• prohibiting the introduction into Australia or the Cocos Islands of any thing
  • prohibiting the bringing into a port or other place in Australia or the Cocos Islands of anything and
  • prohibiting the removal of anything from a part of Australia or the Cocos Islands to another part of Australia or the Cocos Islands, or from Australia or part of the Australia to the Cocos Islands or a part of the Cocos Islands and vice versa.

A new subsection 13(6) is inserted in the Principal Act by item 110 of Schedule 1 the principal effect of which is to extend the power of the Governor-General to exempt, generally or subject to conditions, traditional inhabitants from the operation of proclamations prohibiting the removal of animals, plants or other goods.

Notice of proposed importation

Under subsection 16AC(2) where a person importing goods into Australia or the Cocos Islands has not given notice of the proposed importation, they are required as soon as practicable after the importation to give notice of the importation. The principal effect of item 116 of Schedule 1 is to require notice of importation to be given within 35 days of importation.

Vessel arriving illegally at a place other than a port

Item 123 of Schedule 1 inserts a new section 16AH in the Principal Act which provides that where a vessel illegally arrives at a place other than a port, an officer may perform any functions or exercise any powers under this Act in relation to the vessel, or its operator, master, crew or passengers, or goods on it that she or he could have performed or exercised had the vessel arrived at a port.

Permission to enter place other than first port of entry

Section 20AA of the Principal Act provides the Minister with power, upon application, by the master, owner or agent of an overseas vessel, to give permission, subject to any conditions, for the vessel to be brought to a place in Australia or the Cocos Islands other than the first port of entry or landing place. Item 140 of Schedule 1 provides for an offence, punishable by a maximum penalty of 5 years imprisonment, for reckless breaches of conditions of section 20AA permission's.

Directions for vessels coming from proclaimed places

A new section 32A is inserted in the Principal Act by item 167 which provides a Director of Quarantine with power to direct the master of a vessel that is bound for a port in Australia or the Cocos Islands and comes from, or calls or lands at, a proclaimed place not to enter a specified port in Australia or the Cocos Islands. Failure to comply with such a direction will constitute an offence punishable by a maximum term of imprisonment of 5 years.

Quarantine surveillance

Section 34 of the Principal Act deals with the situation where a vessel has arrived in port from a proclaimed place and the quarantine officer is not satisfied that the vessel is free from infection. A new subsection 34(4) is substituted in the Principal Act by item 173 of Schedule 1 which provides that any cargo or passengers' effects landed are to be treated as directed by a quarantine officer. The existing subsection 34(4) provides that all cargo and passengers' effects are subject to treatment and disinfection as prescribed. New subsections 34(5) and 34(6) are also inserted in the Principal Act and make it an offence, of strict liability, punishable by a maximum fine of $2200 for a person who is the importer, or has control, of any cargo or passengers' effect to fail to comply with a subsection 34(4) direction.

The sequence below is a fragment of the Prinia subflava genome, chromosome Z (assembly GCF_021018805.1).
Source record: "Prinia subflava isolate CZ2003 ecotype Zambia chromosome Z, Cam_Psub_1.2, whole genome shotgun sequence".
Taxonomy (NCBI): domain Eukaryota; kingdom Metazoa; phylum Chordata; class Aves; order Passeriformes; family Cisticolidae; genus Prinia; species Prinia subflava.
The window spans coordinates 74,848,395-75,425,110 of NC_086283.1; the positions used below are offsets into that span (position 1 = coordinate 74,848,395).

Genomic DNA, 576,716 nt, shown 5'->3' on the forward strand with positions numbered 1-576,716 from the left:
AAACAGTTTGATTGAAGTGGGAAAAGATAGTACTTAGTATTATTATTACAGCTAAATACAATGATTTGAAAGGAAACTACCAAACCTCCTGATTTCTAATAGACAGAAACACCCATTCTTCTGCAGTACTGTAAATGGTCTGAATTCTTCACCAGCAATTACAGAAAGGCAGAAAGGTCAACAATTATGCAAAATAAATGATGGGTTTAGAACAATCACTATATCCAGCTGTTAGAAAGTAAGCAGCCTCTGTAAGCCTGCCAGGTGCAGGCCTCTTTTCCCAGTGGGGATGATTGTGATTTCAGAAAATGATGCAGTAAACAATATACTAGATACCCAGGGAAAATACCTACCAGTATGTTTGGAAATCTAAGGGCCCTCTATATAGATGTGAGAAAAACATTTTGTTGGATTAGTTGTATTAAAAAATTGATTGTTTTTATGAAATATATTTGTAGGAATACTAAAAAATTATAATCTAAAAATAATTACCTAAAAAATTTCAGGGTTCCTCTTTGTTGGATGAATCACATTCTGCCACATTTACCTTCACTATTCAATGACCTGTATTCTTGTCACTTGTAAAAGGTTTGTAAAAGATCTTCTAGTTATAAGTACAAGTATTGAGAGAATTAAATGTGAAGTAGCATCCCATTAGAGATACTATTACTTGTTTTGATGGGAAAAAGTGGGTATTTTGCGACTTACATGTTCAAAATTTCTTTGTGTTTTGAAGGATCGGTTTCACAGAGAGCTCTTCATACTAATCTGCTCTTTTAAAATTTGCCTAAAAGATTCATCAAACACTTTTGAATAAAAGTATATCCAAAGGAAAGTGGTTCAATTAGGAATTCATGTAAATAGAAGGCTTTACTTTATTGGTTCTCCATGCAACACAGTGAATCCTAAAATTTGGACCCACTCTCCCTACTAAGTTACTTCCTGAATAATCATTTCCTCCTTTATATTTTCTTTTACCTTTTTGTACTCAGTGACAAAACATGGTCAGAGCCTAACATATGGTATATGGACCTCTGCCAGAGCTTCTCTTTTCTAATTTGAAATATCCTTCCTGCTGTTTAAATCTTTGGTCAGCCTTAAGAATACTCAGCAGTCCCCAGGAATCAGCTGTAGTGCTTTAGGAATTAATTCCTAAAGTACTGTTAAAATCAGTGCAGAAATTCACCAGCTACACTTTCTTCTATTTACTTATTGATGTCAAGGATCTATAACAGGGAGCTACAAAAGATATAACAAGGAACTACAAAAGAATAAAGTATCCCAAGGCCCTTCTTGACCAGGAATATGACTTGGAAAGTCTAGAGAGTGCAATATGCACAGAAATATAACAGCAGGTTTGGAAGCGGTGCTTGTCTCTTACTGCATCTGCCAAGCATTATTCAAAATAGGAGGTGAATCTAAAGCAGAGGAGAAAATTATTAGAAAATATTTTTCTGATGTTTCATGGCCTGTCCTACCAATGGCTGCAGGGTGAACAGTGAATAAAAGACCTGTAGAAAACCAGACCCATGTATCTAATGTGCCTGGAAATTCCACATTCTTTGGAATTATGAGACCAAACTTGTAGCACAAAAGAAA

Particulars to be given at quarantine station

Section 38 of the Principal Act makes it an offence, where a vessel arrives at an appointed quarantine station, for the master of the vessel not to produce and deliver to the officer in charge the passenger list, log, manifest, journal and other ship's papers as requested. The effect of item 183 of Schedule 1 is to make the offence, which attracts a maximum fine $55 000 or maximum term of imprisonment of 5 years, one of strict liability.

Performance of quarantine

The effect of item 199 of Schedule 1 is to make offences relating to the performance of quarantine strict liability offences.

Use of commercially operated premises for quarantine activities

New sections 46A-48AD, dealing with the issuing, revoking and suspension of approvals for commercially operated quarantine premises are inserted in the Principal Act by item 200 of Schedule 1. The major features of the proposed provisions include:

  • On application and payment of a prescribed fee, a Director of Quarantine may approve a place where goods of a specified class subject to quarantine may be treated or dealt with
  • Declarations may be sought from an applicant in relation to certain matters, including prior convictions under the Principal Act and whether a previous application has been granted or refused